To strengthen executive-legislative relations and to facilitate the pursuance of the legislative agenda to the Congress, the establishment of the Legislative-Executive Development Advisory Council (LEDAC) during the Ramos Administration became inevitable. Through the Republic Act 7640, the LEDAC was formed as an advisory and consultative body to the President and the Legislature which intends to pursue consultations and offer advices on certain policies essential in the fulfillment of the goals of the national economy (www.ledac.neda.gov.ph, n.d.).

But as the course of events revealed, the LEDAC has somehow failed to fulfill its mandate during the preceding regimes. During the Estrada administration, the establishment of the Economic Coordinating Council (ECC) made the LEDAC nearly inconspicuous since the aforesaid council seems to serve as a small LEDAC group. On the other note, fewer LEDAC meetings have been held during the Arroyo administration because then President Arroyo would prefer the services of House Speaker Jose de Venecia and her political adviser, Gabriel Claudio, to supervise her relations with the Congress (Mendoza, 2010).

The birth of LEDAC signified two things: (1) It has now become clear that the President is a force to reckon with when it comes to shaping policy outcomes; and (2) It has become more evident that the President is an influential figure in the Philippine political system as he/she enjoys a vast array of powers which influence the policymaking process. But as the implications of the executive role in the lawmaking process might appear affirmative, there are still negative implications which must be further evaluated.


Identifying the Implications: The Pros and Cons of the Executive Participation

Delving on the Positive

The participation of the executive department in the legislature can be viewed in a positive light since this exemplifies that the system of checks and balances in the government is fully functioning. It can be further implied that the democratic ideals rule in the government and, generally, in the country. Since the Executive Department implements and administers the laws of the land, the President can preponderantly check the quality and soundness of the laws which the Congress enacts (Kawanaka, 2010).

Also, the assertion of the President’s supremacy as the head of state and the government can be sustained by the continued participation of the executive department in the lawmaking process. As a consequence, there is a greater possibility that the president’s legislative agenda will be pursued in the Congress. Elected by the national constituency, the President assumes the responsibility and accountability for the country’s present conditions. Thus, he will more likely be reinforced to push for public-regarding policies which will expectedly benefit the majority as his reputation and presidency are at stake. Moreover, the President holds more encompassing interests which veer towards the policy performance at the national level, more particularly in the fields of fiscal discipline and macroeconomic stability, in order to stabilize his rule (Caoili, 1993; Mendoza, 2010). While the President is pushed to pursue policies which take into consideration the public welfare, the legislators, on the other note, are more likely to foster private-regarding policies in order to gratify certain constituents, political supporters and other particularistic interests (Mendoza, 2010). This interplay of factors makes the President’s role in the legislation more pivotal. This could be the reason why the LEDAC has been created. The need for legislative support in the President’s legislative agenda serves as an impetus to formulate polices which are not merely reflective of the interests of the few.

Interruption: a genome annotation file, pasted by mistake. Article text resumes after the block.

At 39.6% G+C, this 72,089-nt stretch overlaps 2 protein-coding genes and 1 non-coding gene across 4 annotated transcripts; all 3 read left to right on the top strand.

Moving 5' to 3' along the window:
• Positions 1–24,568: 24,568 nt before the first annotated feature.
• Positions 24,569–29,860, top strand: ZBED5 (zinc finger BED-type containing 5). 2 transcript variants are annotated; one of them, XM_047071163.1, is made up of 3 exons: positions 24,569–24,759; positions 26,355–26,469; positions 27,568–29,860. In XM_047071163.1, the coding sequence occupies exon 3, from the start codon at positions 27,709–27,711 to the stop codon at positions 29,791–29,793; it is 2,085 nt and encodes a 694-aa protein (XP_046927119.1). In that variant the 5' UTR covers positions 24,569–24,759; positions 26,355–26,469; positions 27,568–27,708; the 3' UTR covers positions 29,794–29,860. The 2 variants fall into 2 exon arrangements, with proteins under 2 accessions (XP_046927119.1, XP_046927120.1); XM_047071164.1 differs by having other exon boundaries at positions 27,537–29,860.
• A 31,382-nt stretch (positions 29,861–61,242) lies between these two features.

Dealing with the Negative

As the preceding section of the paper tackled, the executive-legislative relations can be characterized into two schools of thought. These perspectives can lay down the disadvantages which the executive participation in the lawmaking process might induce in the long run (Kawanaka, 2010).

The “Strong President” Framework implies that there is a high possibility for the President to garner extreme dominance when it comes to influencing policy outcomes. In the Philippine political system, one of the legislative powers of the President is the budget enactment. As the Executive Department holds responsibility in controlling the release of the legislators’ pork barrel funds, the President can purchase support for legislations which he/she prefers. As Mendoza (2010) puts it: “In the Philippine context, the more relevant power that the President has that affects lawmaking is his power over the sources of legislators’ patronage… The president controls the release if pork barrel funds and can therefore buy legislative support for preferred legislations or punish recalcitrant of unsupportive legislators.” It must be remembered that during the Estrada Administration, then President Estrada attempted to constrain, if not abolish, the pork barrel funds of the members of the Congress. This ignited a spark of conflict between the President and the Congress which further resulted to anti-president sentiments (Ruland, 2003).